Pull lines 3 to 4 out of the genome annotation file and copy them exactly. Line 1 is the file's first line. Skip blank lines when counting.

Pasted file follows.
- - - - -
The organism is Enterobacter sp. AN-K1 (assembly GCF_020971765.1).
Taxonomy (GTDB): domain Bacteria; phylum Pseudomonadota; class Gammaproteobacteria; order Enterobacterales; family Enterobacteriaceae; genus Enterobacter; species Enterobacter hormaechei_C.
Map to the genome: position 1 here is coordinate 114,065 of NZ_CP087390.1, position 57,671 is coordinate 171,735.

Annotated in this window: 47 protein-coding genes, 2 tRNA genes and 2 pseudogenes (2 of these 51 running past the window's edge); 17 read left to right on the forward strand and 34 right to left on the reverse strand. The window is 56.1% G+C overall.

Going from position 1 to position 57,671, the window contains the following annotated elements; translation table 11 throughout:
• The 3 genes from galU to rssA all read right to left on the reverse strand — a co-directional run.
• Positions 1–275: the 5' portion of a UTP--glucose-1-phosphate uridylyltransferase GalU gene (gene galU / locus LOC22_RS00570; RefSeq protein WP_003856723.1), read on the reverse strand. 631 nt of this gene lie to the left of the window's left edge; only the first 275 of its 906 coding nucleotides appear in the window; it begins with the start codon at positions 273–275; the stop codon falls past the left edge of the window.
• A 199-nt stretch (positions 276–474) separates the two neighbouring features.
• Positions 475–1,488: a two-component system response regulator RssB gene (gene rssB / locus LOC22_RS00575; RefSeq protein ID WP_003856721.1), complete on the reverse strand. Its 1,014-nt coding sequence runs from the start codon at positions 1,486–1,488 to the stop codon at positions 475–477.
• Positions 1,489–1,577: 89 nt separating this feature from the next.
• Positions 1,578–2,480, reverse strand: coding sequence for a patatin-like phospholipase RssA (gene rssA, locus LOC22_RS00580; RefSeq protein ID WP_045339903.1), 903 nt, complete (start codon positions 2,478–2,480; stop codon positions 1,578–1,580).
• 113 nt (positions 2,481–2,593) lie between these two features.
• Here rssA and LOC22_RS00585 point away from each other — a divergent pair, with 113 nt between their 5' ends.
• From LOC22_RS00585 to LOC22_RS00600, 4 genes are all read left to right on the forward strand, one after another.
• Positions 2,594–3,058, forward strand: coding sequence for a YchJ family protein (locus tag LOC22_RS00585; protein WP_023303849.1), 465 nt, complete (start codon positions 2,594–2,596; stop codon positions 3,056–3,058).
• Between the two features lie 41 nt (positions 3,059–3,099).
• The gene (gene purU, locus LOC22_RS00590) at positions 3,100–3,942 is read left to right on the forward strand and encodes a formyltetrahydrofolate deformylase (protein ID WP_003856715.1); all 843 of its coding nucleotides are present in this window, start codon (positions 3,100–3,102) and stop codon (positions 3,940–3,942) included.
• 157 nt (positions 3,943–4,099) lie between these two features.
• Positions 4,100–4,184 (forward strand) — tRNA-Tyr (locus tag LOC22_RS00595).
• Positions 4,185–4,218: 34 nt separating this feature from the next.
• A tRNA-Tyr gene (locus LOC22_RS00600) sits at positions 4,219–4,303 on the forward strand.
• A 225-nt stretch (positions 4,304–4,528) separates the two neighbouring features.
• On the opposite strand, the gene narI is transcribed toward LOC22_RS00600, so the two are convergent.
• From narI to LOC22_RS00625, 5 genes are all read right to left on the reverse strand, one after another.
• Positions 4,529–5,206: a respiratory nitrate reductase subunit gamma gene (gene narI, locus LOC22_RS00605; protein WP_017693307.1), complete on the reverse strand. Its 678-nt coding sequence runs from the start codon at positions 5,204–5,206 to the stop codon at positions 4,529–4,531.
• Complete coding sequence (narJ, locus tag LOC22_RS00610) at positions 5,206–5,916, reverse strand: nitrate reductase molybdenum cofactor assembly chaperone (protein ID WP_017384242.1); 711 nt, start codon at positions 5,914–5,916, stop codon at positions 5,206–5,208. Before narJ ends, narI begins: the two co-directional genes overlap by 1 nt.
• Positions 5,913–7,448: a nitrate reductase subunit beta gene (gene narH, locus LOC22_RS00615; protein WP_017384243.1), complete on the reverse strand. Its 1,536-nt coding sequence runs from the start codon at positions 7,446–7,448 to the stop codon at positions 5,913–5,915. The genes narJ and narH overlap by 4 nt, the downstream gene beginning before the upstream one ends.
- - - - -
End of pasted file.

Map to the genome: position 1 here is coordinate 114,065 of NZ_CP087390.1, position 57,671 is coordinate 171,735.

Annotated in this window: 47 protein-coding genes, 2 tRNA genes and 2 pseudogenes (2 of these 51 running past the window's edge); 17 read left to right on the forward strand and 34 right to left on the reverse strand. The window is 56.1% G+C overall.